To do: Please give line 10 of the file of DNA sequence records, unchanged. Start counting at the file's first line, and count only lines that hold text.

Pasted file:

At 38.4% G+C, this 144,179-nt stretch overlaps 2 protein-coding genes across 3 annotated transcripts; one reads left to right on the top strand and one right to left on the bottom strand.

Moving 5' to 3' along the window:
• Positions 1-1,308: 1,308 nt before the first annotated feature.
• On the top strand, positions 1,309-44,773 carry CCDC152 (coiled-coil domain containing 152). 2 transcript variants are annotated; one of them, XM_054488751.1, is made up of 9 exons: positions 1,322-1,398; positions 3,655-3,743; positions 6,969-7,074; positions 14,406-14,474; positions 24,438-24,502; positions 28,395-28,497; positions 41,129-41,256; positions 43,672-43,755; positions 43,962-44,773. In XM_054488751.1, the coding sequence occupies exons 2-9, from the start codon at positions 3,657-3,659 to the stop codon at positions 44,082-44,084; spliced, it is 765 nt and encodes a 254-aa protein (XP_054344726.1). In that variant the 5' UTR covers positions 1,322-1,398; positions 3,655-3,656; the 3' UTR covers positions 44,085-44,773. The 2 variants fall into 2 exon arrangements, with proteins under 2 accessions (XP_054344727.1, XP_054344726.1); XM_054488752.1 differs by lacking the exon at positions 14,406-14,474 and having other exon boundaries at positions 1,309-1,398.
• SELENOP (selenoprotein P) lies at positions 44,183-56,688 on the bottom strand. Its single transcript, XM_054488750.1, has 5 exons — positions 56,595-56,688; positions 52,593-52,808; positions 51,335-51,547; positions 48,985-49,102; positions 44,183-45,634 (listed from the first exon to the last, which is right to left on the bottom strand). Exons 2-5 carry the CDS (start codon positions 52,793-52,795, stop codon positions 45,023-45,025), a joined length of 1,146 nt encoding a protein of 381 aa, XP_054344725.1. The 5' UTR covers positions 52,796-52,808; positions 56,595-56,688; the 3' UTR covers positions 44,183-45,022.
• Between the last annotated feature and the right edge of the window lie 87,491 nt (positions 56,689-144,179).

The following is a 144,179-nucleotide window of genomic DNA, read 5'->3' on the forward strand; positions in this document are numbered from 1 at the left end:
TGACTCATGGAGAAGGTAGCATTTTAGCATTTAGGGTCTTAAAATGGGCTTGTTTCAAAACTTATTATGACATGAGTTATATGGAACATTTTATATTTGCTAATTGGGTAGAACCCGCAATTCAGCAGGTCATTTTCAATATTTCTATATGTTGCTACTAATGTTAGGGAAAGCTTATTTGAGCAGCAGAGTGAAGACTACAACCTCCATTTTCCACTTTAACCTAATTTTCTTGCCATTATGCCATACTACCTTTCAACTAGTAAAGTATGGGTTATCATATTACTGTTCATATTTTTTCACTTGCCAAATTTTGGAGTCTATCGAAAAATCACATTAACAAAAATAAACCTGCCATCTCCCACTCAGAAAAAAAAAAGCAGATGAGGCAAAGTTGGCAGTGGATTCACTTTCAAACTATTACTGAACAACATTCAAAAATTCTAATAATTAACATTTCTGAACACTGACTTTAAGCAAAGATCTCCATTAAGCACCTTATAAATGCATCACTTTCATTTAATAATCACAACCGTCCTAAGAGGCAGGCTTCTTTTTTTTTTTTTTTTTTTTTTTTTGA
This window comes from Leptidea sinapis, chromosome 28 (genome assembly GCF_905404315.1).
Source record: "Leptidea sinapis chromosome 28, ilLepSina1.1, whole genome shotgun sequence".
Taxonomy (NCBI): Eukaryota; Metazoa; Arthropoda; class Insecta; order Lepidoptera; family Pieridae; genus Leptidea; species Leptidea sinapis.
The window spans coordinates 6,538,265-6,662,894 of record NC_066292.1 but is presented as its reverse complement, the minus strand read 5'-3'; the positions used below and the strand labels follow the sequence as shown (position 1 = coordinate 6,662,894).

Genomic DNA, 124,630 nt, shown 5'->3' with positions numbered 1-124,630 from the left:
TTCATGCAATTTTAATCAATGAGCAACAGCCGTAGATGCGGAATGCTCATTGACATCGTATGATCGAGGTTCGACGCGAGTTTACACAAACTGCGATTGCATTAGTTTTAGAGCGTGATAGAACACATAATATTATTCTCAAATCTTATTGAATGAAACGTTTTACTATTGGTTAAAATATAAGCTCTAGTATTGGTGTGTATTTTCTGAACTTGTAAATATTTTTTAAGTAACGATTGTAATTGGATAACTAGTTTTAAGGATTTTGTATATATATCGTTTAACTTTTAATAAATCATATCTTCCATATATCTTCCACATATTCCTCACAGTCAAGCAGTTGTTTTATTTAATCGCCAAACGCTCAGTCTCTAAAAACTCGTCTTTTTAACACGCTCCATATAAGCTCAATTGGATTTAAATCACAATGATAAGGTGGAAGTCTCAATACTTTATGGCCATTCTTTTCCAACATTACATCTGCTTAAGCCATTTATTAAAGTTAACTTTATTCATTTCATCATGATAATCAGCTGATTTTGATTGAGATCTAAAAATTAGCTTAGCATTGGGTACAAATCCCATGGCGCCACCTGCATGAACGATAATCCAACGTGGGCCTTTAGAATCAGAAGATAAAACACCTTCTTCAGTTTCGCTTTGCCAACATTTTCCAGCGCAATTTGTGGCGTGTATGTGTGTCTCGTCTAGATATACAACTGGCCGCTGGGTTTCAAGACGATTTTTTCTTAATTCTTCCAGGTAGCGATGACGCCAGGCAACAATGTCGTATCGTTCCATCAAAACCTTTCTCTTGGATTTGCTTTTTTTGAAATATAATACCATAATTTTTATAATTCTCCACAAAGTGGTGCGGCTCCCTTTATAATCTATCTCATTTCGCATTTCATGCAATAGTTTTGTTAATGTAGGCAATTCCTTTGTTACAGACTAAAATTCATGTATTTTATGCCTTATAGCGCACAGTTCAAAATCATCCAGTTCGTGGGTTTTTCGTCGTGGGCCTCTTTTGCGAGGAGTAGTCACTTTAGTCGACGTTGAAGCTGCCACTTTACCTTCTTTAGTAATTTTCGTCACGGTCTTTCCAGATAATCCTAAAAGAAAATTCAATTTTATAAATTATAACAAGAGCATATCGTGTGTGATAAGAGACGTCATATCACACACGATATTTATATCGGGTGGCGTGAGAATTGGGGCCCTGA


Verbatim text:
Source record: "Leptidea sinapis chromosome 28, ilLepSina1.1, whole genome shotgun sequence".